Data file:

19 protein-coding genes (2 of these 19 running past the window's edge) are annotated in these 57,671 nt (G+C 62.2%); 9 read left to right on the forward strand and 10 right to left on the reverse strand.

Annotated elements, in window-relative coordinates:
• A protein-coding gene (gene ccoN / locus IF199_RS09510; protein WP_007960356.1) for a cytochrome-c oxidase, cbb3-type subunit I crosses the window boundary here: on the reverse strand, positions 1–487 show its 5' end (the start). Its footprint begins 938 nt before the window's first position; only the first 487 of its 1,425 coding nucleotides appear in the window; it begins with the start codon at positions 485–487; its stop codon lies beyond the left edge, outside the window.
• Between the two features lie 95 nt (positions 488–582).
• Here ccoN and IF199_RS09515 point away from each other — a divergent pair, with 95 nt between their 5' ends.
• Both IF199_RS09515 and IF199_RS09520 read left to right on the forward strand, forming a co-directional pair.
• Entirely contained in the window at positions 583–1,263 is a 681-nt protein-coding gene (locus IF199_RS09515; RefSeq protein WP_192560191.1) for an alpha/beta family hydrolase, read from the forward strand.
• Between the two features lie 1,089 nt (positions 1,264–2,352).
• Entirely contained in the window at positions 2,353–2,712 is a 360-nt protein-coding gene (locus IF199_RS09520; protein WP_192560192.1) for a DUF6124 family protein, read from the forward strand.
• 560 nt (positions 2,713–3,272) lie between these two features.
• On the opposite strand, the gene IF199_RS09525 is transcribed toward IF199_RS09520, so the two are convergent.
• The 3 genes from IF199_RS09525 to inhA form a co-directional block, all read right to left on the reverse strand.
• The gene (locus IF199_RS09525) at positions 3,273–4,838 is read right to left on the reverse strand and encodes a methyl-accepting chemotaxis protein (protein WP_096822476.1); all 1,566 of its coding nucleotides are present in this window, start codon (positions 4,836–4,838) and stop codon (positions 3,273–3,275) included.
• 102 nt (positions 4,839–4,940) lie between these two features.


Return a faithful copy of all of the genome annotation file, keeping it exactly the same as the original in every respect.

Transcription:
19 protein-coding genes (2 of these 19 running past the window's edge) are annotated in these 57,671 nt (G+C 62.2%); 9 read left to right on the forward strand and 10 right to left on the reverse strand.

Annotated elements, in window-relative coordinates:
• A protein-coding gene (gene ccoN / locus IF199_RS09510; protein WP_007960356.1) for a cytochrome-c oxidase, cbb3-type subunit I crosses the window boundary here: on the reverse strand, positions 1–487 show its 5' end (the start). Its footprint begins 938 nt before the window's first position; only the first 487 of its 1,425 coding nucleotides appear in the window; it begins with the start codon at positions 485–487; its stop codon lies beyond the left edge, outside the window.
• Between the two features lie 95 nt (positions 488–582).
• Here ccoN and IF199_RS09515 point away from each other — a divergent pair, with 95 nt between their 5' ends.
• Both IF199_RS09515 and IF199_RS09520 read left to right on the forward strand, forming a co-directional pair.
• Entirely contained in the window at positions 583–1,263 is a 681-nt protein-coding gene (locus IF199_RS09515; RefSeq protein WP_192560191.1) for an alpha/beta family hydrolase, read from the forward strand.
• Between the two features lie 1,089 nt (positions 1,264–2,352).
• Entirely contained in the window at positions 2,353–2,712 is a 360-nt protein-coding gene (locus IF199_RS09520; protein WP_192560192.1) for a DUF6124 family protein, read from the forward strand.
• 560 nt (positions 2,713–3,272) lie between these two features.
• On the opposite strand, the gene IF199_RS09525 is transcribed toward IF199_RS09520, so the two are convergent.
• The 3 genes from IF199_RS09525 to inhA form a co-directional block, all read right to left on the reverse strand.
• The gene (locus IF199_RS09525) at positions 3,273–4,838 is read right to left on the reverse strand and encodes a methyl-accepting chemotaxis protein (protein WP_096822476.1); all 1,566 of its coding nucleotides are present in this window, start codon (positions 4,836–4,838) and stop codon (positions 3,273–3,275) included.
• 102 nt (positions 4,839–4,940) lie between these two features.